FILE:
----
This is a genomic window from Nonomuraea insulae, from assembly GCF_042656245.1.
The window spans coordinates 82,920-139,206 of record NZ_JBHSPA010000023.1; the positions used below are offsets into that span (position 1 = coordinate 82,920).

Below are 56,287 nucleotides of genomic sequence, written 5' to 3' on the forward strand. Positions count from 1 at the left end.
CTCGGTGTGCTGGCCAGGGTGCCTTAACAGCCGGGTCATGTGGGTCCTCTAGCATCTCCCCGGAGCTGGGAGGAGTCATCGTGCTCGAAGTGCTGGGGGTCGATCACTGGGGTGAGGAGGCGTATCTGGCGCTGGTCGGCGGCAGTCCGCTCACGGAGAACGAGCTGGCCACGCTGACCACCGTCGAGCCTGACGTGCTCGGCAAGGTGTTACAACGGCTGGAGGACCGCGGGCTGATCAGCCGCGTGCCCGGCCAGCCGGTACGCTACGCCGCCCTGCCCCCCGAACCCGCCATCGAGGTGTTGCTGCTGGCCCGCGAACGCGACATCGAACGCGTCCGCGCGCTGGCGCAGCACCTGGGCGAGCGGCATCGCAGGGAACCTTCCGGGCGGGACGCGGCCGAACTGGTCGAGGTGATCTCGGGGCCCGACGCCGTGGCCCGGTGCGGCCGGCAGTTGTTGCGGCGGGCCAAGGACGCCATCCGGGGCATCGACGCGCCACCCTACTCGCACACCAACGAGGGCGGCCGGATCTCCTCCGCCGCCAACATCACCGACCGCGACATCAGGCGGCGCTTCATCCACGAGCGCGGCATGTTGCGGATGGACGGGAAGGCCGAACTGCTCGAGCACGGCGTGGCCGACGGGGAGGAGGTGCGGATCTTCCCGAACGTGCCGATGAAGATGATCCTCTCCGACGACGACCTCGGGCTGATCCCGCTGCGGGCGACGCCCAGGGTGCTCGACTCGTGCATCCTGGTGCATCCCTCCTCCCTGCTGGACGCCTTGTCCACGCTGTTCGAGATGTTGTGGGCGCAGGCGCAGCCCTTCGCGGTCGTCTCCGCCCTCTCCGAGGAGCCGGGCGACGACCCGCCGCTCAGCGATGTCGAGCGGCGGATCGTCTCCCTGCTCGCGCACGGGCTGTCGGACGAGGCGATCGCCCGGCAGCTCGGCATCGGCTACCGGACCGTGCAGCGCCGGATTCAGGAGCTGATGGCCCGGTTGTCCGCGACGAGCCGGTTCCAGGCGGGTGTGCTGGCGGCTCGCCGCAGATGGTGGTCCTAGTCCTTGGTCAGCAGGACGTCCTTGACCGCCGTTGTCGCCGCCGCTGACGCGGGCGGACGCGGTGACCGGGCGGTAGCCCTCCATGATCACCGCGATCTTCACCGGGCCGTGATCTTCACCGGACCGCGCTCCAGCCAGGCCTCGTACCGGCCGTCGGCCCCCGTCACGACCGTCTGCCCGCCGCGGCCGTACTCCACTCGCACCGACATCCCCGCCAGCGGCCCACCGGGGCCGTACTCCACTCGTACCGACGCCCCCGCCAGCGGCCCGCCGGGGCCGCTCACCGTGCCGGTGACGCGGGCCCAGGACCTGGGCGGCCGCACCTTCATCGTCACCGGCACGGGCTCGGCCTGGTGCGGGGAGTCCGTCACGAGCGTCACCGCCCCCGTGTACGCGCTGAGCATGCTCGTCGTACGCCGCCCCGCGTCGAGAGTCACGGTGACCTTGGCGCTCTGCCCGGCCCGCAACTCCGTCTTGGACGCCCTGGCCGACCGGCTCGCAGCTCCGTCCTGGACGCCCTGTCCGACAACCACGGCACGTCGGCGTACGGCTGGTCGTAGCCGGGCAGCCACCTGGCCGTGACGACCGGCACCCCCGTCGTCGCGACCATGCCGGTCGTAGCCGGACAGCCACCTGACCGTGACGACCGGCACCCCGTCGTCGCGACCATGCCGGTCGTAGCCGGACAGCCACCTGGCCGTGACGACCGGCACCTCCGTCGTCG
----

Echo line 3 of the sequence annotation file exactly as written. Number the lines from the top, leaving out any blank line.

Below are 56,287 nucleotides of genomic sequence, written 5' to 3' on the forward strand. Positions count from 1 at the left end.